Grass in your flowerbeds? For gardeners who've spent hours pulling invasive weeds, this may seem like strange advice. But let me introduce you to the new, well-behaved varieties of ornamental grasses. Windblown, untamed and graceful, they lend an appealing accent to gardens and containers.
Hardy and Happy
Ornamental grasses require little maintenance and are very forgiving about soil, making them easy to grow. Also, once they are established, most varieties develop deep root systems, so they're quite drought tolerant. With just a little TLC during the first season, cold hardy varieties will be reliable, long lived additions to your garden. On top of all that, they're remarkably pest free.
So Many Options
There are hundreds of varieties of ornamental grasses, so you're sure to find one well suited to your garden. They range in size from diminutive 4-inch plants to those that stretch up more than 15 feet in height. Some varieties grow upright and vertical, while others spread. Most are cold-tolerant and will come back year after year. A few like purple fountain grass, can't survive frigid temperatures, but are still worth growing as annuals. Check with the garden center in your area to help you make the best choices.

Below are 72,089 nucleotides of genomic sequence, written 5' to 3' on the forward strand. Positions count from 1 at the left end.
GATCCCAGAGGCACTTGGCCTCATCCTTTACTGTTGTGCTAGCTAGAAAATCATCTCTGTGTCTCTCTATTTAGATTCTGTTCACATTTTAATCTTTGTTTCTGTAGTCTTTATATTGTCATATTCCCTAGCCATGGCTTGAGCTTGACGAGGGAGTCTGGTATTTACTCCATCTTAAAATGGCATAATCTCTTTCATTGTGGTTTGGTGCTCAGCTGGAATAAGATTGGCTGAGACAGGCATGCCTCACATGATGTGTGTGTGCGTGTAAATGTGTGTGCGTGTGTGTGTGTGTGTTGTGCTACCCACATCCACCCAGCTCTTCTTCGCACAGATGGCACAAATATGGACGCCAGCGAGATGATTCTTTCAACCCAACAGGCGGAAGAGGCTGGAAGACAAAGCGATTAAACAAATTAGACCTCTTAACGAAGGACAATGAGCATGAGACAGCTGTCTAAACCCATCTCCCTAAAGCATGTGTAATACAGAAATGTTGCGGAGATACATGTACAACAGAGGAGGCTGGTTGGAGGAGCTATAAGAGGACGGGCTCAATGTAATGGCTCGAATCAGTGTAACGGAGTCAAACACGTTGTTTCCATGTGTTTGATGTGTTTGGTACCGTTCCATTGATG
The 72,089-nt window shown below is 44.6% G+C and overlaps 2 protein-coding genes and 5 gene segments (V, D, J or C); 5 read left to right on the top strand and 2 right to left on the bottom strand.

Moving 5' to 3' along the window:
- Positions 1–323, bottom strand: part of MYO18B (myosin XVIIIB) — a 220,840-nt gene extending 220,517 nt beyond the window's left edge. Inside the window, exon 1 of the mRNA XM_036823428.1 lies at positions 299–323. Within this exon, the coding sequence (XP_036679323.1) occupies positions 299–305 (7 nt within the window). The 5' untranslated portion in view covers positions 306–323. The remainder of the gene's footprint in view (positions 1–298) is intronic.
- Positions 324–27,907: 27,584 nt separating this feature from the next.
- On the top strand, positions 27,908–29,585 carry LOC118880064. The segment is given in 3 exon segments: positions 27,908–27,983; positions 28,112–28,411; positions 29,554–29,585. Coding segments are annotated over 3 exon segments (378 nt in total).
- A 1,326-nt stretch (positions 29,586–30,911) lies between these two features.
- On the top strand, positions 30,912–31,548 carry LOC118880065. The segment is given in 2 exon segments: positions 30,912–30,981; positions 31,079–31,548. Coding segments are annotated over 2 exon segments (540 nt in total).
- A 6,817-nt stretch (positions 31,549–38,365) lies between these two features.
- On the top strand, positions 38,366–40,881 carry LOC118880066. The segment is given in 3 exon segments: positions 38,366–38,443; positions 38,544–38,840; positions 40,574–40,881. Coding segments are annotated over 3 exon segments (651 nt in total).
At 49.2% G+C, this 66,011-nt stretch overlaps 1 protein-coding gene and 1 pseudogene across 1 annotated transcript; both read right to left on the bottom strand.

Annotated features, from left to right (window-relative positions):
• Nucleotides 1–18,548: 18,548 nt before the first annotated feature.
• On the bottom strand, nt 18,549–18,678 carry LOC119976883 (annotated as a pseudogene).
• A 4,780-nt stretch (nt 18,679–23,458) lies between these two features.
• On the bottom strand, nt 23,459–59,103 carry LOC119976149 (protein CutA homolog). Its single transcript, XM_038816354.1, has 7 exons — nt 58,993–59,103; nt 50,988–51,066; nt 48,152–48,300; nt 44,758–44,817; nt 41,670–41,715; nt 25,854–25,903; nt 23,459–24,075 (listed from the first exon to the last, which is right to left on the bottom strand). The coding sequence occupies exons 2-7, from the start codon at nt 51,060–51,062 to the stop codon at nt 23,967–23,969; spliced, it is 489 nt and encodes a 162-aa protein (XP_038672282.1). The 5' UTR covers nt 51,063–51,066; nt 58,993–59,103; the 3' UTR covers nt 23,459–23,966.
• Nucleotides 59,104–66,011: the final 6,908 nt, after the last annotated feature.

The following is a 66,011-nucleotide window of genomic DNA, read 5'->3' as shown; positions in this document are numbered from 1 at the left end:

Use the low growing varieties to add texture to the front of flowerbeds or to help define the edge of a border. Mid-size grasses add interest to the center and back areas of a border and are beautiful when combined with other late season perennials such as salvia, asters and goldenrod. Those varieties over 6 feet tall look great against fences and walls, or they can serve as focal points in the center of a garden. The real beauty of ornamental grasses shines through when they are paired with contrasting plants. For example, if the grass has fine, delicate foliage, it looks best when planted next to something with big, bold flowers or leaves. Both plants are more noticeable because of the contrast.
Late Season Care
As with many perennials, ornamental grasses respond well to shearing back in late winter. Some gardeners cut back dead foliage in the fall, but you may want to wait as most grasses are attractive well in the winter, and many have seed heads that attract birds.
When you cut back grasses, use pruners to cut each clump to 3 to 6 inches above the ground. In the spring the grass will re-sprout from the crown.
|This article originally appeared as my "Your Garden" column in the Oct. 05, 2004 issue of Woman's Day magazine. To read more of my garden and home advice included in the magazine visit www.womansday.com and become a subscriber.|